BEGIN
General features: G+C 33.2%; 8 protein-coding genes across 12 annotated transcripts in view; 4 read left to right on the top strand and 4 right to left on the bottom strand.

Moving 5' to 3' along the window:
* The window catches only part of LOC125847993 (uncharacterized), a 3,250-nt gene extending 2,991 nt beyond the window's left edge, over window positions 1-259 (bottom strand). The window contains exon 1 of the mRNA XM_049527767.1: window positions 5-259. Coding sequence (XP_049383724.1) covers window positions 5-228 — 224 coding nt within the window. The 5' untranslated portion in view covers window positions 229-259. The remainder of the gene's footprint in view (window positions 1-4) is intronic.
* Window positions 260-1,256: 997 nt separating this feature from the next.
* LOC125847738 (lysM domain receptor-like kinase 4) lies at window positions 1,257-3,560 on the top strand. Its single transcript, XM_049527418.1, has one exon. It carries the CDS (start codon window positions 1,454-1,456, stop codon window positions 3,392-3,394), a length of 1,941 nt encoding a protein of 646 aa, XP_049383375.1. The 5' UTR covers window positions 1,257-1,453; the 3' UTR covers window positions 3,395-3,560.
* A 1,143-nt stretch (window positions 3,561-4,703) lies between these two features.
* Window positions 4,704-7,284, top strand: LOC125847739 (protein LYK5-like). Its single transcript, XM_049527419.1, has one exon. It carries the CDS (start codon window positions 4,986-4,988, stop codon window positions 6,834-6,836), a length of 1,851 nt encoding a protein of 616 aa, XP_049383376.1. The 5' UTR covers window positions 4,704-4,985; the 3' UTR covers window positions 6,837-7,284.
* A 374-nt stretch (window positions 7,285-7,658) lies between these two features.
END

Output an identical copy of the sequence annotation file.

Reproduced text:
General features: G+C 33.2%; 8 protein-coding genes across 12 annotated transcripts in view; 4 read left to right on the top strand and 4 right to left on the bottom strand.

Moving 5' to 3' along the window:
* The window catches only part of LOC125847993 (uncharacterized), a 3,250-nt gene extending 2,991 nt beyond the window's left edge, over window positions 1-259 (bottom strand). The window contains exon 1 of the mRNA XM_049527767.1: window positions 5-259. Coding sequence (XP_049383724.1) covers window positions 5-228 — 224 coding nt within the window. The 5' untranslated portion in view covers window positions 229-259. The remainder of the gene's footprint in view (window positions 1-4) is intronic.
* Window positions 260-1,256: 997 nt separating this feature from the next.
* LOC125847738 (lysM domain receptor-like kinase 4) lies at window positions 1,257-3,560 on the top strand. Its single transcript, XM_049527418.1, has one exon. It carries the CDS (start codon window positions 1,454-1,456, stop codon window positions 3,392-3,394), a length of 1,941 nt encoding a protein of 646 aa, XP_049383375.1. The 5' UTR covers window positions 1,257-1,453; the 3' UTR covers window positions 3,395-3,560.
* A 1,143-nt stretch (window positions 3,561-4,703) lies between these two features.
* Window positions 4,704-7,284, top strand: LOC125847739 (protein LYK5-like). Its single transcript, XM_049527419.1, has one exon. It carries the CDS (start codon window positions 4,986-4,988, stop codon window positions 6,834-6,836), a length of 1,851 nt encoding a protein of 616 aa, XP_049383376.1. The 5' UTR covers window positions 4,704-4,985; the 3' UTR covers window positions 6,837-7,284.
* A 374-nt stretch (window positions 7,285-7,658) lies between these two features.